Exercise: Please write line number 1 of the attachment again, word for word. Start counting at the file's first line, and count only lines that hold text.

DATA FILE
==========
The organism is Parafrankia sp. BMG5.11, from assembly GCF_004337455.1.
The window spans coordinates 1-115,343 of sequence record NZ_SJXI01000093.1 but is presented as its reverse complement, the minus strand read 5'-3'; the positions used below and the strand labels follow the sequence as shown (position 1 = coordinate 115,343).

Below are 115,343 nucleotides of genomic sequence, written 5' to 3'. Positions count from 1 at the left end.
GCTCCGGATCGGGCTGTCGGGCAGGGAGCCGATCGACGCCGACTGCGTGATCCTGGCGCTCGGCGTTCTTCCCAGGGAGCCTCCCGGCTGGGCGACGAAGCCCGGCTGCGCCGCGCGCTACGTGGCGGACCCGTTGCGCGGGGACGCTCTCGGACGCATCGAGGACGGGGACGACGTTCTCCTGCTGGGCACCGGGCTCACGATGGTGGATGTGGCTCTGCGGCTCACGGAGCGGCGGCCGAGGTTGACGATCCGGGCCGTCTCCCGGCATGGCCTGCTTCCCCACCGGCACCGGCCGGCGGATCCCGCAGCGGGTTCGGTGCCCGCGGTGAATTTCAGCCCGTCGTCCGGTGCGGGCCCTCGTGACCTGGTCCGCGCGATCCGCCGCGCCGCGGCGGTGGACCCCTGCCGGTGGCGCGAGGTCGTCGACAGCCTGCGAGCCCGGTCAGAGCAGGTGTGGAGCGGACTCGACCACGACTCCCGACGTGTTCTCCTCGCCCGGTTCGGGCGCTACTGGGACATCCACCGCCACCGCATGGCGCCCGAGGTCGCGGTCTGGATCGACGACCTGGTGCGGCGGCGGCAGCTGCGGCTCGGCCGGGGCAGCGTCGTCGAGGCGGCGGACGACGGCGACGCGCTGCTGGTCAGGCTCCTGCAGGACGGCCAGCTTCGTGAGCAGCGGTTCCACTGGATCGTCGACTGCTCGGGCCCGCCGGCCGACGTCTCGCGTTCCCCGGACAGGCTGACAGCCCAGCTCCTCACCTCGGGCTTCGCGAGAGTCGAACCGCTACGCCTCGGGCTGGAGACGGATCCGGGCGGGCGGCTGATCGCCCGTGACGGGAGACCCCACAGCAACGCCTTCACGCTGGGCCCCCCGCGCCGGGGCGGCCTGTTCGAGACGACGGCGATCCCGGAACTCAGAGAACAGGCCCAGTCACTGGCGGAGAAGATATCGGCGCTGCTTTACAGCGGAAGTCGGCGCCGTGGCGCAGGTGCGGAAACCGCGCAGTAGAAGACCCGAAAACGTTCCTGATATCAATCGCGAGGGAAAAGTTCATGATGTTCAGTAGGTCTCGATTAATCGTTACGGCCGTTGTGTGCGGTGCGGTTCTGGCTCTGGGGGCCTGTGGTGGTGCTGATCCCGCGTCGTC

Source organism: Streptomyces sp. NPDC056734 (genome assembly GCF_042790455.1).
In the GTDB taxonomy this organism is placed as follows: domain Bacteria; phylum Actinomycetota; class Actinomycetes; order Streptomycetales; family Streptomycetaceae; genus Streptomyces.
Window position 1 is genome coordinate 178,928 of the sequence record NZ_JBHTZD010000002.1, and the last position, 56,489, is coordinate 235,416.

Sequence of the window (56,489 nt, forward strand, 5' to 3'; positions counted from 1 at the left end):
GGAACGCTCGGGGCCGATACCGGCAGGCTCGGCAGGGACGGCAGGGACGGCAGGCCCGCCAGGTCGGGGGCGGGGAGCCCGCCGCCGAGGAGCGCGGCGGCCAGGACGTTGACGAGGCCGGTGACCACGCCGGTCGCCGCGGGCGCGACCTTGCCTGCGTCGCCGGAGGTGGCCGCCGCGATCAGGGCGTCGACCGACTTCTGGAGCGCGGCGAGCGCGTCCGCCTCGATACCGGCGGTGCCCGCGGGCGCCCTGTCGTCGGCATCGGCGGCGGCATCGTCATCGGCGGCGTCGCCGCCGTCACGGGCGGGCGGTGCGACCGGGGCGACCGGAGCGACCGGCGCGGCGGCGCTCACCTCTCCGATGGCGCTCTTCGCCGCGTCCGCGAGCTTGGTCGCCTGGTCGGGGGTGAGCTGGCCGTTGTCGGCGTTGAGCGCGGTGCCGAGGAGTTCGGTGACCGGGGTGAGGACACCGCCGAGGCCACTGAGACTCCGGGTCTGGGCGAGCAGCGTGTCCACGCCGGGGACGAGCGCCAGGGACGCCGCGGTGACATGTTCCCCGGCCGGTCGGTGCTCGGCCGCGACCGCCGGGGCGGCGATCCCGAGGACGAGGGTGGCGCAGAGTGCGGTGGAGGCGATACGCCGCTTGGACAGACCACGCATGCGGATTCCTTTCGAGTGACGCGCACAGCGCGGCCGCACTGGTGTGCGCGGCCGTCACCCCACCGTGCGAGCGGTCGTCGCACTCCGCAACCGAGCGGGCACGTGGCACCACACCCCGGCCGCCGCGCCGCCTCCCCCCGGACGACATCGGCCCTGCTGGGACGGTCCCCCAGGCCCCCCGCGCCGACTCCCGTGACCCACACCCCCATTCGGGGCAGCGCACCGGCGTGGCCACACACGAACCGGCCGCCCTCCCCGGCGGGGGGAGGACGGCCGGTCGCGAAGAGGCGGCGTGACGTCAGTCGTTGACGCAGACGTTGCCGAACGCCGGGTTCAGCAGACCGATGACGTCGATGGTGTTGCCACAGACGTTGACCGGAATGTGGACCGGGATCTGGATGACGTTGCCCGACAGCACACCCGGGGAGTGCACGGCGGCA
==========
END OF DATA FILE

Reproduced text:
The organism is Parafrankia sp. BMG5.11, from assembly GCF_004337455.1.